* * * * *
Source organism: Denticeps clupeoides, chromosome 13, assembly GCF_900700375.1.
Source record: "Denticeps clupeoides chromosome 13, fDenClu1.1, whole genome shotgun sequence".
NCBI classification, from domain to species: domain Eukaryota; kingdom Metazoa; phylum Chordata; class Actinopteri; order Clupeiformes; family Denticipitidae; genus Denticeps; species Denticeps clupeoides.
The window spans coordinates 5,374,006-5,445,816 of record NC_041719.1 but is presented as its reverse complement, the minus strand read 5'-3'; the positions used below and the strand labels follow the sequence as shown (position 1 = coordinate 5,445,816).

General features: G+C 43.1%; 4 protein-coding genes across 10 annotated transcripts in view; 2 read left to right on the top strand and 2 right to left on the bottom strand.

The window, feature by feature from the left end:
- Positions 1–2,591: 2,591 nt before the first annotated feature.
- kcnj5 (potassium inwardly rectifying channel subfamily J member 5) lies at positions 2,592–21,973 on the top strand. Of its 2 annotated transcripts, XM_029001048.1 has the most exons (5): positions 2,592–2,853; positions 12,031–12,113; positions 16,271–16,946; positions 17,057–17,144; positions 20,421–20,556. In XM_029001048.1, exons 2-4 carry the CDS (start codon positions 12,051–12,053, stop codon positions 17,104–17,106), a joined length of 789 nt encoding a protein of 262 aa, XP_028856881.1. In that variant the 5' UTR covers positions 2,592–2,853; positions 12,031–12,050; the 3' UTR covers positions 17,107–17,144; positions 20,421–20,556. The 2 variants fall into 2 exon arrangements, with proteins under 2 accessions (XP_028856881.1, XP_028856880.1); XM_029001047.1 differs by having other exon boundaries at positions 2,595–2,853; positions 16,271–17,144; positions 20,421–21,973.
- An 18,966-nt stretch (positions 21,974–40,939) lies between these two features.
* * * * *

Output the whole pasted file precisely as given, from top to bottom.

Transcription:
Source organism: Denticeps clupeoides, chromosome 13, assembly GCF_900700375.1.
Source record: "Denticeps clupeoides chromosome 13, fDenClu1.1, whole genome shotgun sequence".
NCBI classification, from domain to species: domain Eukaryota; kingdom Metazoa; phylum Chordata; class Actinopteri; order Clupeiformes; family Denticipitidae; genus Denticeps; species Denticeps clupeoides.
The window spans coordinates 5,374,006-5,445,816 of record NC_041719.1 but is presented as its reverse complement, the minus strand read 5'-3'; the positions used below and the strand labels follow the sequence as shown (position 1 = coordinate 5,445,816).

General features: G+C 43.1%; 4 protein-coding genes across 10 annotated transcripts in view; 2 read left to right on the top strand and 2 right to left on the bottom strand.

The window, feature by feature from the left end:
- Positions 1–2,591: 2,591 nt before the first annotated feature.
- kcnj5 (potassium inwardly rectifying channel subfamily J member 5) lies at positions 2,592–21,973 on the top strand. Of its 2 annotated transcripts, XM_029001048.1 has the most exons (5): positions 2,592–2,853; positions 12,031–12,113; positions 16,271–16,946; positions 17,057–17,144; positions 20,421–20,556. In XM_029001048.1, exons 2-4 carry the CDS (start codon positions 12,051–12,053, stop codon positions 17,104–17,106), a joined length of 789 nt encoding a protein of 262 aa, XP_028856881.1. In that variant the 5' UTR covers positions 2,592–2,853; positions 12,031–12,050; the 3' UTR covers positions 17,107–17,144; positions 20,421–20,556. The 2 variants fall into 2 exon arrangements, with proteins under 2 accessions (XP_028856881.1, XP_028856880.1); XM_029001047.1 differs by having other exon boundaries at positions 2,595–2,853; positions 16,271–17,144; positions 20,421–21,973.
- An 18,966-nt stretch (positions 21,974–40,939) lies between these two features.